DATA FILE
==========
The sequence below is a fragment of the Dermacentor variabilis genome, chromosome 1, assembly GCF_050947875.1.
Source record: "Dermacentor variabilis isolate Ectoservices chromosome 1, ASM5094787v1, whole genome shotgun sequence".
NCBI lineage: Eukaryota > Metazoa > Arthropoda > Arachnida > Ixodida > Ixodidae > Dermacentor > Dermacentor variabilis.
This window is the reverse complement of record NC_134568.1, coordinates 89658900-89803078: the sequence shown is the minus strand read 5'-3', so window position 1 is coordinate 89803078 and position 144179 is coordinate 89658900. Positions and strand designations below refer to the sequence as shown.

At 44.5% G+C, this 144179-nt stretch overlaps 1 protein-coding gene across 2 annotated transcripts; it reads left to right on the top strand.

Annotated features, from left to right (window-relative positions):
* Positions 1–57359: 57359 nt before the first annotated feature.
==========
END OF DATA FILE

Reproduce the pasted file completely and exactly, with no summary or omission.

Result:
The sequence below is a fragment of the Dermacentor variabilis genome, chromosome 1, assembly GCF_050947875.1.
Source record: "Dermacentor variabilis isolate Ectoservices chromosome 1, ASM5094787v1, whole genome shotgun sequence".
NCBI lineage: Eukaryota > Metazoa > Arthropoda > Arachnida > Ixodida > Ixodidae > Dermacentor > Dermacentor variabilis.
This window is the reverse complement of record NC_134568.1, coordinates 89658900-89803078: the sequence shown is the minus strand read 5'-3', so window position 1 is coordinate 89803078 and position 144179 is coordinate 89658900. Positions and strand designations below refer to the sequence as shown.

At 44.5% G+C, this 144179-nt stretch overlaps 1 protein-coding gene across 2 annotated transcripts; it reads left to right on the top strand.

Annotated features, from left to right (window-relative positions):
* Positions 1–57359: 57359 nt before the first annotated feature.